Although Vienna now rules over a country only slightly larger than South Carolina, it still feels like the capital of an empire. The city offers an inexhaustible wealth of architectural grandeur, a rich artistic legacy and some of the finest museums in the world. Today, it has just 1.8 million inhabitants, but the immense Hofburg Palace, seat of the Habsburg imperial dynasty, recalls Vienna’s past as capital of the Austro-Hungarian Empire. Most places are within easy reach, and if your legs become weary, there are always the spotless red-and-white trams that constantly trundle around the Ringstrasse, the great circular boulevard that defines the Innere Stadt, or old city. And perhaps only Paris can boast as many delightful cafés.
Vienna’s café scene is justifiably world-renowned, but certain famous institutions, such as Café Central, are now geared entirely for tourists. When we unwind with a glass of wine or a slice of torte and a mélange (cappuccino), we prefer a place where you have at least a chance of seeing residents relaxing with friends or reading a newspaper.
One of my favorites is the wonderfully Old World Café Sperl, with stuccoed ceilings and appealingly worn velvet banquettes, even though its torte selection is limited. I also love the 1950s time capsule of Café Prückel, which has more tempting tortes, and the soaring, barrel-vaulted conservatory of the Palmenhaus, a popular café that originally served as a Victorian-style palm house for the adjacent Hofburg palace.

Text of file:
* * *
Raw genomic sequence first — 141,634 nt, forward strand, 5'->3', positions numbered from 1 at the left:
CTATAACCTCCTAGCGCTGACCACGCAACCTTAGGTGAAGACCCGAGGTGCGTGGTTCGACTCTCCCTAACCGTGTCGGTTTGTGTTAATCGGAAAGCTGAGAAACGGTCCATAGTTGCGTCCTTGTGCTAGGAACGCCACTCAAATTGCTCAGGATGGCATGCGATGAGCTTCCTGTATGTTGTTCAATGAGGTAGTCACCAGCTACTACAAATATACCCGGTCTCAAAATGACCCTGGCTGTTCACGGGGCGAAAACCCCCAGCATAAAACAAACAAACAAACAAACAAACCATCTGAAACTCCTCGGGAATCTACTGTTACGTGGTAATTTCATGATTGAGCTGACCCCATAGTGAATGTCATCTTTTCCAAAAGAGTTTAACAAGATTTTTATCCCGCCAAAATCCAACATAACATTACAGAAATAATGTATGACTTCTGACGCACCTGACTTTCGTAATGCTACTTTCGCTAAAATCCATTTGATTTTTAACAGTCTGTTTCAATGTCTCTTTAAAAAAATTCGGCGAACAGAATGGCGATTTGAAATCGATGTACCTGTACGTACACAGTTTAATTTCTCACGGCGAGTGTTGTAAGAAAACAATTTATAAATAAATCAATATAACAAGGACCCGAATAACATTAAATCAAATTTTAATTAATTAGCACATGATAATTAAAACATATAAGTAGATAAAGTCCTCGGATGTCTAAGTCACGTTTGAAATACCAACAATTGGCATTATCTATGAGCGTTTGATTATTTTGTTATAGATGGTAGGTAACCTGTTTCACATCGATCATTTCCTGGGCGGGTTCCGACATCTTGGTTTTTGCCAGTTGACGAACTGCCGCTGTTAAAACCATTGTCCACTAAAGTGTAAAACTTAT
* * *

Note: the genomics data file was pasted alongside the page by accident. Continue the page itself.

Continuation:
Memorable Museum Visit
Our favorite part of the Hofburg palace, the Schatzkammer (Imperial Treasury), opens at 9 a.m., an hour before most other museums in Vienna. If you arrive first thing in the morning, you’re likely to find the exhibits blissfully quiet. But even in high season, these rooms are rarely very crowded. Note that they require a separate ticket from the rest of the Hofburg and are closed Tuesdays.
The impressive Gothic Stephansdom draws big crowds, but few know about the Domschatz (cathedral treasury), which opened a few years ago. After you pass through the main doors of the church, turn immediately to the right and take the elevator up. Beyond a room filled with ornate reliquaries and crucifixes is the cathedral’s organ loft, which has breathtaking views of the entire nave. It is an experience well worth the €6.00 entry fee.